Bookbird 3 / 2019

Providing a Forum for Authors, Illustrators, and Scholars Who Work in Languages Other Than English    

In spite of encouraging trends over the past few years, texts that are originally published in English continue to dominate the international exchange of stories. As a journal of international children’s literature, Bookbird strives to provide a global forum to authors, illustrators, and scholars who work and create in languages other than English. For this reason, the current special issue focuses exclusively on contemporary children’s and young adult (YA) literature originally published in a language other than English, including works that have subsequently been translated into English and other languages, as well as works that have not been translated yet.

In “Gabriela Mistral’s Poetic Retellings of Four Classic Fairy Tales,” Andrea Casals Hill presents and analyzes the acclaimed Chilean author’s poetic retellings of Snow White, Little Red Riding Hood, Cinderella, and Sleeping Beauty, which have been recently republished as illustrated books. Gabriela Mistral was the first Latin American author to receive a Nobel Prize in Literature. Casals Hill asserts that her poetic retellings of Caperucita Roja, Blanca, Cenicienta, and Bella reflect Mistral’s ethical commitment to enable the empowerment of her invisible, abandoned, and abused young female audience.

In “Thinking and Caring Boys Go Vegan: Two European Books That Introduce Vegan Identity to Children,” Marianna Koljonen approaches veganism as a counter-discourse to cultural and societal hegemony. Based on ecofeminist and intersectional analysis of gender and family norms in vegan identity books for children, Koljonen asks questions about the audience of these texts and about the ways in which these books introduce, explain, and support veganism. Koljonen provides a detailed analysis of two illustrated vegan identity children’s novels, one from Finland and the other from Germany.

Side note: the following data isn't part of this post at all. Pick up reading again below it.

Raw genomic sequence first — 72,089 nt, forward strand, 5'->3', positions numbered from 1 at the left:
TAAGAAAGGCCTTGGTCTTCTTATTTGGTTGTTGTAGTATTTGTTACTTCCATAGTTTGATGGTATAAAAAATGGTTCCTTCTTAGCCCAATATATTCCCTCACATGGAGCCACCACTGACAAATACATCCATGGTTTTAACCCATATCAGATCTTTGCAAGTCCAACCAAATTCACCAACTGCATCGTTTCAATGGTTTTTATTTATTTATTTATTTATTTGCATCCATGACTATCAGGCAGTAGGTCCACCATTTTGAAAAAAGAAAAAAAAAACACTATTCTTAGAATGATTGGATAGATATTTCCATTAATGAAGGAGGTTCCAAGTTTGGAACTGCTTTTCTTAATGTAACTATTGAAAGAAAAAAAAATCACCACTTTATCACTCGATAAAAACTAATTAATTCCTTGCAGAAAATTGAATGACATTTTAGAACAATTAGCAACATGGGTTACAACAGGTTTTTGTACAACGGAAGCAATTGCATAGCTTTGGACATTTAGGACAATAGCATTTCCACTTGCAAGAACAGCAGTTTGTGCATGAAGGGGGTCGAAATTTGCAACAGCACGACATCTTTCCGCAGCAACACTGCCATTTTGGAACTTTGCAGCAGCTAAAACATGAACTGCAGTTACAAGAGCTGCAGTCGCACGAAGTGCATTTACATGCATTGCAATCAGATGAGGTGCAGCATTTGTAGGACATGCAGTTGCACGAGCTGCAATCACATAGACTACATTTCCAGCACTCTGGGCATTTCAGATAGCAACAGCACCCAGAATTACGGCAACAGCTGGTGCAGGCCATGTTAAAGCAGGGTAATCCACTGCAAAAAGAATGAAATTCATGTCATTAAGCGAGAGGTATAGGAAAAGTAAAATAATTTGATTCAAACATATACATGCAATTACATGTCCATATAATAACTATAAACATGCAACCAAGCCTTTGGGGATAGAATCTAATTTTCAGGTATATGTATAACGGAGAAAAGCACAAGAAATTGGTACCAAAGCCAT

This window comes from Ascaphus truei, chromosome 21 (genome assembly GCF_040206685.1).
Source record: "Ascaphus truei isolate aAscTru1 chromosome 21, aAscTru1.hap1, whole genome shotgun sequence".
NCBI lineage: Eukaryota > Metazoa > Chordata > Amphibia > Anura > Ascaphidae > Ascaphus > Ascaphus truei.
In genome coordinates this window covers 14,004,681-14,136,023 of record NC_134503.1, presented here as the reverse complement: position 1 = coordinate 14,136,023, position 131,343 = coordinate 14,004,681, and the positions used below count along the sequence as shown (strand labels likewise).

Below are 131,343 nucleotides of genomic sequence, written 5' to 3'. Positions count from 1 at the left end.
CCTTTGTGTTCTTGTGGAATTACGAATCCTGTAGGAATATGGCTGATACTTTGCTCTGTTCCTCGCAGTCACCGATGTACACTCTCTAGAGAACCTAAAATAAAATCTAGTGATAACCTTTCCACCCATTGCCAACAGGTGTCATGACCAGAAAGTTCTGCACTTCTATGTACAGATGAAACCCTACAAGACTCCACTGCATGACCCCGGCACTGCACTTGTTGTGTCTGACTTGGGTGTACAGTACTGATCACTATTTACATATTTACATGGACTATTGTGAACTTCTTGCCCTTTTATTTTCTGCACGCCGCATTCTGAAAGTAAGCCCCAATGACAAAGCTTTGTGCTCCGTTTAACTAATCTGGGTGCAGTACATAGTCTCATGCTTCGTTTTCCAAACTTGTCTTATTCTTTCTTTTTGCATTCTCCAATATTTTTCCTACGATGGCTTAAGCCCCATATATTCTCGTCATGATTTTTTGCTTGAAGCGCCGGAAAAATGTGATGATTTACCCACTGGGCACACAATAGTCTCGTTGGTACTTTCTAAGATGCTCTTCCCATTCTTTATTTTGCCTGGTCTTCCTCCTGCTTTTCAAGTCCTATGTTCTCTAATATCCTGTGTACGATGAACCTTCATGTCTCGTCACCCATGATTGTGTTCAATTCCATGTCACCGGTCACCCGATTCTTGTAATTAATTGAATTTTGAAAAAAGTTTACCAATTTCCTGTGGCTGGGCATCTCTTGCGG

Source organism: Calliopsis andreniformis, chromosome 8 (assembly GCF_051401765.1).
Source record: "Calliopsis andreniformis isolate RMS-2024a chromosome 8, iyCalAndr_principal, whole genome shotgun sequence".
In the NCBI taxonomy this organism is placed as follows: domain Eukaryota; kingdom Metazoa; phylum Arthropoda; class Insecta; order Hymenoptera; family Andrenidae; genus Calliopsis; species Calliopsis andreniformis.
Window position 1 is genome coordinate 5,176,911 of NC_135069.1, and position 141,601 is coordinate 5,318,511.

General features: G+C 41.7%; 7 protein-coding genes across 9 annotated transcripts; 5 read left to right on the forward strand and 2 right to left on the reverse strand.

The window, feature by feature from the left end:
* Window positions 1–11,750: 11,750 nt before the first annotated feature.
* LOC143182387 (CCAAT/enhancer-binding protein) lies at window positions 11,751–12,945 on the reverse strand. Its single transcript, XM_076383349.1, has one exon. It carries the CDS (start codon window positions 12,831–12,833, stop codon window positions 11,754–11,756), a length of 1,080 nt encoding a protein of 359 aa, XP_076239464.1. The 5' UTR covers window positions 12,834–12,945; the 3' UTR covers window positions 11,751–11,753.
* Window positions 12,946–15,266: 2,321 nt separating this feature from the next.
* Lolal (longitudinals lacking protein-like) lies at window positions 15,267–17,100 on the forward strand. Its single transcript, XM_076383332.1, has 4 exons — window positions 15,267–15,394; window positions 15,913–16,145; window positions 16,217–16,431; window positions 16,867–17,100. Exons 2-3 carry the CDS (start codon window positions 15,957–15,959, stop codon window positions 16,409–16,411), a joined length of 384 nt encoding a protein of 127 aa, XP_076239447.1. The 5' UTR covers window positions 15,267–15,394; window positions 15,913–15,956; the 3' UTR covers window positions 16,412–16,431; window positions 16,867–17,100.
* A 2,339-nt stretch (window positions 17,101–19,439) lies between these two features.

For the third featured article, Lijun Bi and Xiangshu Fang examine Mao Dun’s “The Story of Big Nose” (1936) and Lao She’s “New Emile” (1936). They briefly explore the context of revolutionary children’s literature that flourished in China during the 1930s, before they proceed to compare and analyze these dramatically different stories by two of the most important Chinese authors of that era.

The fourth article, “Tooran Mirhadi and Jella Lepman: Two Women, Two Continents, One Aspiration,” is a printed version of Leila (Roya) Maktabi Fard’s 36th IBBY Congress keynote speech. An Iranian children’s literature researcher, critic, and librarian based in Munich, Maktabi Fard compares and draws parallels between these two exceptional, perseverant, hardworking, and pioneering women who established influential organizations for children’s literature, one in the East and the other in the West.

In the fifth and final featured article, Carina Rodrigues discusses and introduces to an international audience Manuela Bacelar and her groundbreaking work. Bacelar was a trailblazer and eventually became a most esteemed figure in the field of Portuguese picturebook production. Even more countries, languages, and cultures are represented in this internationally diverse special issue through the increased number of “Postcards” and the wonderful texts included in the rest of the journal sections. We hope that you find this rich and vibrant diversity as inspiring and encouraging as we do.